Rowing Machine or Exercise Bike: Which is Best?

Do you hesitate to try the exercise bike at the gym, and play it safe with your familiar workout choices? Or do you walk past the rowing machine every day, but are unsure if you are overlooking a hidden gem?

Could you be missing out on a great cardio routine, or not burning as many calories as you could? To help you make the right choice, read this comparison and discover the strengths and weaknesses of rowing machines and exercise bikes.

Losing weight by burning calories

On both machines, the strength of your legs powers the machine. They both burn within 400 and 800 calories per hour on HIIT (High-Intensity Interval Training), meaning they are both great fat burners.

However, if your primary goal is purely to lose weight, then I would recommend the exercise bike, because it won’t exhaust you as quickly as the rowing machine will. You can easily switch on the bike between extended one-hour cardio workouts and 20-minute HIIT workouts to burn plenty of calories.

While bikes do burn calories, though, they only primarily work your leg muscles and your heart, while rowing machines cover a whole range of muscles.

Winner: exercise bike – you’ll be pedalling for longer.

Training your heart through cardio

Cardio is a great benefit from exercising, as it trains your heart and lungs, making them more efficient and more durable as you age. Both exercise bikes and rowing machines are great cardio choices, as well as all their other benefits.

On both of them, you can adjust the difficulty of the workout by adjusting resistance levels, which will make your heart beat faster and your lungs gasp for more air. They are also excellent for toning and strengthening your muscles.

Winner: draw! Both are equally good for cardio.

Working hard and building muscles

As I’ve pointed out, it’s much easier to cycle for an hour or more on an exercise bike than a rowing machine. The bike requires a small number of simple movements that feed back into each other as your legs and knees make circular motions on pedals.

Rowing, however, can be very exhausting because of the lateral position, the significant knee bending and the number of unique motions requires much more effort and then slackening in order to work the machine.

Rowing also works more muscles than the bike, working the core, back and chest as well as the thighs and legs. It is said that 60% of the effort comes from the legs, 30% from the pendulum movement and 10% from the arms.

A rower usually lasts around 20 minutes before needing to rest, while an exercise bike workout session can last at least 30 to 45 minutes, but you will still have to come up with a high-intensity routine to be able to incorporate more muscle groups.

Both can have their difficulty adjusted through altering the resistance, meaning you can pedal or row for longer or shorter with a corresponding fall or rise in the rate of calorie consumption.

Winner: rowing machine – it works more muscles simultaneously.

Healing joints after injuries

Exercise is also an important way to restore your body to full working order following an injury, and both bikes and rowing machines are very useful for this task. Exercise bikes are less harsh on your joints because you’re not thumping into the ground, and your motion is constantly fluid.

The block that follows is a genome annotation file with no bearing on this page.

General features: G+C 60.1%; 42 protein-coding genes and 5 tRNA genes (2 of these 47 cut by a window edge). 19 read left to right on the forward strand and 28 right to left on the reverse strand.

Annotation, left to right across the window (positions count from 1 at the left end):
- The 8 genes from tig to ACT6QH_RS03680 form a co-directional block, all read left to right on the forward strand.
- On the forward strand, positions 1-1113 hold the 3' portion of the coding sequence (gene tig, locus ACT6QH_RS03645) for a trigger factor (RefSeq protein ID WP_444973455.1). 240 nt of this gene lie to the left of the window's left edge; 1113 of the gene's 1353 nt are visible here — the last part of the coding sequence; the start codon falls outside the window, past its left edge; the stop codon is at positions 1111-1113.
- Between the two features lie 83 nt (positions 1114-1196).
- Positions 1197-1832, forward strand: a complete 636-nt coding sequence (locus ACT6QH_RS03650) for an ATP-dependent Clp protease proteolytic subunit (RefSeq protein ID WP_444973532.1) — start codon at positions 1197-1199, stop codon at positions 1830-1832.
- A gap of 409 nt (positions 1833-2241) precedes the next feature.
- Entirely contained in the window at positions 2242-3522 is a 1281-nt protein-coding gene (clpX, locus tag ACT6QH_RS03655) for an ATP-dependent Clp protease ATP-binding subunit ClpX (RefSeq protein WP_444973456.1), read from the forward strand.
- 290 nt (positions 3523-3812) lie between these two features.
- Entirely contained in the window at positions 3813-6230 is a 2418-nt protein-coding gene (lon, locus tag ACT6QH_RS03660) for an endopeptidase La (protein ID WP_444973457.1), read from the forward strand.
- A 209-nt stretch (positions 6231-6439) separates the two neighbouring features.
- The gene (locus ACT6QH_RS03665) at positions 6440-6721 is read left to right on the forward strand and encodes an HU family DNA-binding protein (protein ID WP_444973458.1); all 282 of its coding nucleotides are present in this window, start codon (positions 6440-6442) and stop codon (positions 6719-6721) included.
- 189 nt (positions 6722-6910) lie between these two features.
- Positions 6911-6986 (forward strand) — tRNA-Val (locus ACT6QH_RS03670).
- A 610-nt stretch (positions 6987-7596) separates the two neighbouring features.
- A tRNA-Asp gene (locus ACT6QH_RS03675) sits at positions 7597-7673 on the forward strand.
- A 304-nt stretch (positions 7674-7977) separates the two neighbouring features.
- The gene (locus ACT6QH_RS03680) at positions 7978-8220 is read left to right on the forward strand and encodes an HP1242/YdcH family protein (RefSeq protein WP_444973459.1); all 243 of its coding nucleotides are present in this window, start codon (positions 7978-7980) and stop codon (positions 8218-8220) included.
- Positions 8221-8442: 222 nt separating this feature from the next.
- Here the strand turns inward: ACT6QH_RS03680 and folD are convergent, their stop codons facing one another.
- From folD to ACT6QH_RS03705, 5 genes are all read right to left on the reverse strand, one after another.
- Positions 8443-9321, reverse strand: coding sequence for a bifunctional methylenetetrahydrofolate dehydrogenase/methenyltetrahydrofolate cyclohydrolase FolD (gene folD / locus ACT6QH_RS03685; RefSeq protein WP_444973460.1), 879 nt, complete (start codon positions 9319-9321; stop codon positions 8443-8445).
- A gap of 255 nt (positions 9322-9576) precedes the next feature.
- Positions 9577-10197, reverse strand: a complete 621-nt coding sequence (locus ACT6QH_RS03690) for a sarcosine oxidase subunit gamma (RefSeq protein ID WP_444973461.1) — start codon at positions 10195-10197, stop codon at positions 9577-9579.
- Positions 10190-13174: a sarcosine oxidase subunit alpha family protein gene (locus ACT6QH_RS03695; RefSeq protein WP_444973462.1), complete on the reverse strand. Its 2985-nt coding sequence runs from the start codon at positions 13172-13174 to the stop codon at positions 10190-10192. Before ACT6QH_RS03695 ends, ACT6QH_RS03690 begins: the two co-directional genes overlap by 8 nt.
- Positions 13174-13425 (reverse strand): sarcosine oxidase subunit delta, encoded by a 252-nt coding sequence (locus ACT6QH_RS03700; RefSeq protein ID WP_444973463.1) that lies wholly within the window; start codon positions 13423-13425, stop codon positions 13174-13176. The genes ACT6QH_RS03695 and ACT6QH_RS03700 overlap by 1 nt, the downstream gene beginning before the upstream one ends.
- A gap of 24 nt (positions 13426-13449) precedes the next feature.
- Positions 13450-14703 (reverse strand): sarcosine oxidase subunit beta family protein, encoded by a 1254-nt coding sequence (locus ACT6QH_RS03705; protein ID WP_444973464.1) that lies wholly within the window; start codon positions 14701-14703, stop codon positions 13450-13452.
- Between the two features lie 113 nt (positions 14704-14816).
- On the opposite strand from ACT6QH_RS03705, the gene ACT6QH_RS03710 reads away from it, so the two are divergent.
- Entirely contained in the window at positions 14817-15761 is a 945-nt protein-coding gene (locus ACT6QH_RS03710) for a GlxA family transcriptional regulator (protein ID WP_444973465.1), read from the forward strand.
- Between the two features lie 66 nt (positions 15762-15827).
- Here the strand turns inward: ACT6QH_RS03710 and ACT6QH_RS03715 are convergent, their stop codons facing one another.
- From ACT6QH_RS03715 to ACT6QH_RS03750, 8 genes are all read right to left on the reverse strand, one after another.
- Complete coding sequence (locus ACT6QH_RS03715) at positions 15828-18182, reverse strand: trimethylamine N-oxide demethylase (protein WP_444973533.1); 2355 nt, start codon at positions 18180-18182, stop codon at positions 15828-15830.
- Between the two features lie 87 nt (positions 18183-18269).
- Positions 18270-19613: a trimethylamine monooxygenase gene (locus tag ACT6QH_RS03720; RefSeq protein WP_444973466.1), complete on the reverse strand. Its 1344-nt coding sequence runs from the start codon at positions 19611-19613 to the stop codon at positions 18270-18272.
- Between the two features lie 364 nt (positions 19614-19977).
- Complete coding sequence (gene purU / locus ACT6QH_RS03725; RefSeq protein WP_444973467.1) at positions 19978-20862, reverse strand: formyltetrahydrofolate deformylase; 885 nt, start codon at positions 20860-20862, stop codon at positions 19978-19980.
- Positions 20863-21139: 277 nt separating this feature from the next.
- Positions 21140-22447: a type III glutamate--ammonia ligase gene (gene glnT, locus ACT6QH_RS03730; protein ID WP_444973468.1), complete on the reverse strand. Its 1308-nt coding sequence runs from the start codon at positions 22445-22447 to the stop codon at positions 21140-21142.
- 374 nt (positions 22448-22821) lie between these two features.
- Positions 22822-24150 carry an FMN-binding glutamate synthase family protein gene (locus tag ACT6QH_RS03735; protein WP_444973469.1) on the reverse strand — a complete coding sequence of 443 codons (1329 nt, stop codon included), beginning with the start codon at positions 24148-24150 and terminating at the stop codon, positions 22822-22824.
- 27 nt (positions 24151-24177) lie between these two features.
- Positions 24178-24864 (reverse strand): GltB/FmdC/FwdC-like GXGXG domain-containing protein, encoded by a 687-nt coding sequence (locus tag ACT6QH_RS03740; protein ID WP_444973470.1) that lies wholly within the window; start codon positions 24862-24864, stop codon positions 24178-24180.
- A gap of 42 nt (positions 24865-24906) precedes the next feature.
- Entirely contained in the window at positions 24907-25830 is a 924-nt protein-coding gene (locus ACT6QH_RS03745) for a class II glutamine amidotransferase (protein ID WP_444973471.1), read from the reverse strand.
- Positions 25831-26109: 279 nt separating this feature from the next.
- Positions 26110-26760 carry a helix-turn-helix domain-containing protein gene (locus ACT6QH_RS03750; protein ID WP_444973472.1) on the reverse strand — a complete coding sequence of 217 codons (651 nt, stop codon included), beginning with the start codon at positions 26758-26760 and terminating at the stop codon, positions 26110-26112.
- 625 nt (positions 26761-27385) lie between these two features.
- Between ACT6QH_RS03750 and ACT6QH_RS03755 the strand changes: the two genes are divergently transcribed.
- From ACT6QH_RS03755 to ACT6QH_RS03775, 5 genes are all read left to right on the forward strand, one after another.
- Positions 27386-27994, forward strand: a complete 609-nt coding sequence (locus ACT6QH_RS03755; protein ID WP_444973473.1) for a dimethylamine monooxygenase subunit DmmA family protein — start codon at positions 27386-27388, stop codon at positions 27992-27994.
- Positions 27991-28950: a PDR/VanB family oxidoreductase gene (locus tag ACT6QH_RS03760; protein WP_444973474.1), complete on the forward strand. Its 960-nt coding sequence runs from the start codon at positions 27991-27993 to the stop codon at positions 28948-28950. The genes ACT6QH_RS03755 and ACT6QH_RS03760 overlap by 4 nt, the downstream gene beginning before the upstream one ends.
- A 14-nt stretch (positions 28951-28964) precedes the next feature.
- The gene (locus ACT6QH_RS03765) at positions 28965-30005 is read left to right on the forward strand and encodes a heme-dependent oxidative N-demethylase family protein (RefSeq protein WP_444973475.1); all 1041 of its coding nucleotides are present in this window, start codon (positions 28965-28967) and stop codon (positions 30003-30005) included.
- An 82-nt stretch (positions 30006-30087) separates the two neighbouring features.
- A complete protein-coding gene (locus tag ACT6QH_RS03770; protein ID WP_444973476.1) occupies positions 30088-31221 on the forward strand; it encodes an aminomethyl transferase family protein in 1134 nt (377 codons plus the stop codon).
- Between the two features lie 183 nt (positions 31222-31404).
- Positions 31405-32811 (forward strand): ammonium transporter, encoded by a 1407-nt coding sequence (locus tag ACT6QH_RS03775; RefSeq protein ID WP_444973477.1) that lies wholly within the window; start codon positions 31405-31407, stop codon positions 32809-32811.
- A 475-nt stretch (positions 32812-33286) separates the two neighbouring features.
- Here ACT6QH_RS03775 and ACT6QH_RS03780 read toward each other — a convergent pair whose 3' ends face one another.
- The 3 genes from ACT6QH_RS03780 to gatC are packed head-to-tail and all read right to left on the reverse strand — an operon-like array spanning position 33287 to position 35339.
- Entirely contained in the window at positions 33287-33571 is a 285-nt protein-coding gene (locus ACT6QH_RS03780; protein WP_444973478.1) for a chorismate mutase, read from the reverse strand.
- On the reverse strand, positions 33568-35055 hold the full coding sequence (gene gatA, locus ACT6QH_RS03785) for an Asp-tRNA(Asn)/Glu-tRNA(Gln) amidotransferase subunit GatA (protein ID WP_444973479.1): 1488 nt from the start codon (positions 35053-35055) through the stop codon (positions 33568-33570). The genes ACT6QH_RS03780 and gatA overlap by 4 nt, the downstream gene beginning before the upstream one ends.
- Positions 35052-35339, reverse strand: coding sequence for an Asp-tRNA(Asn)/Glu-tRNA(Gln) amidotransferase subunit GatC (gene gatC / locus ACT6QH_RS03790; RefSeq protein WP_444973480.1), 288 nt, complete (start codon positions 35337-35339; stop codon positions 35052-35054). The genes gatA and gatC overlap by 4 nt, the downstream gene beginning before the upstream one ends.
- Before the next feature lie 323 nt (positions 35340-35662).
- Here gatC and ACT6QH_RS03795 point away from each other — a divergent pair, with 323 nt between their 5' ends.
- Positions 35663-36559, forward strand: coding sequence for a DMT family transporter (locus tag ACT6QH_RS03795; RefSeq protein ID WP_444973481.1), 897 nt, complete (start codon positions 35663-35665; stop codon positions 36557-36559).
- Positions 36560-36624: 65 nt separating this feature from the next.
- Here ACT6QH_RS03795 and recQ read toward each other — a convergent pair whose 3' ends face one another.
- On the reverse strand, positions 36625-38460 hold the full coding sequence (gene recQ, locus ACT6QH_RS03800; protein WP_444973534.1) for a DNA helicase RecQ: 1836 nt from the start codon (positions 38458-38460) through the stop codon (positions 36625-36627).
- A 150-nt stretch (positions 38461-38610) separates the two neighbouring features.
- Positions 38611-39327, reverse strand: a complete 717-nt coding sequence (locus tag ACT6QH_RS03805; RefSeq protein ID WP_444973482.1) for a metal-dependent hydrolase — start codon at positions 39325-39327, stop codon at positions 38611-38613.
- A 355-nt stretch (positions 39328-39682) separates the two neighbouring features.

In terms of stress upon your body, the exercise bike does not strain your back much and is easy on your knees, making the bike useful for avoiding and for recovering from knee injuries or surgery.

Rowing, on the other hand, can be quite tough on your knees, as you must bend your knees completely and reverse direction constantly mid-stroke. For that reason, it is not recommended for those with knee problems.

In addition, while rowing has an advantage in its ability to engage lots of core muscle groups including the back, rowing can be very wearing on your back if your technique isn’t spot-on. It can even lead to lingering pain and injury. Rowing is also not recommended for those recovering from heart attacks.

Winner: exercise bike – it’s gentler.

Can they fit in your house?

Many exercise bikes are arranged so the rider sits upright during use. This means their Horizontal profile is smaller and takes up less space. One potential benefit of exercise bikes is the possibility of using a reclining machine, which allows for improved posture for the back, athough you lose the smaller profile of the vertically-oriented version.

Rowing machines require the user to set their legs out horizontally, meaning they are longer and take up more space. In the greater scheme of things, however, you won’t lose a huge amount of space compared to the vertical bike.

Winner: draw, unless you have a vertically arranged bike

Final Verdict

The choice of which machine to choose for your future exercise regimen depends on what you want out of your exercise. If you are exercising to lose weight, pure and simple, then the exercise machine will be best, as it burns plenty of calories by working your leg muscles without draining your stamina or stressing your joints.


Similarly, if you are recovering from an injury and need to get your limbs back up to strength, the exercise bike is perfect.

However, if you’re after some good cardio as well as losing weight, or just enjoy a challenging workout, then you can’tgo wrong with a rowing machine. It engages more muscles and pushes your body hard, elevating your heart rate and breathing. Finally, if you’re short of space, certain choices of exercise bike have a slight advantage.

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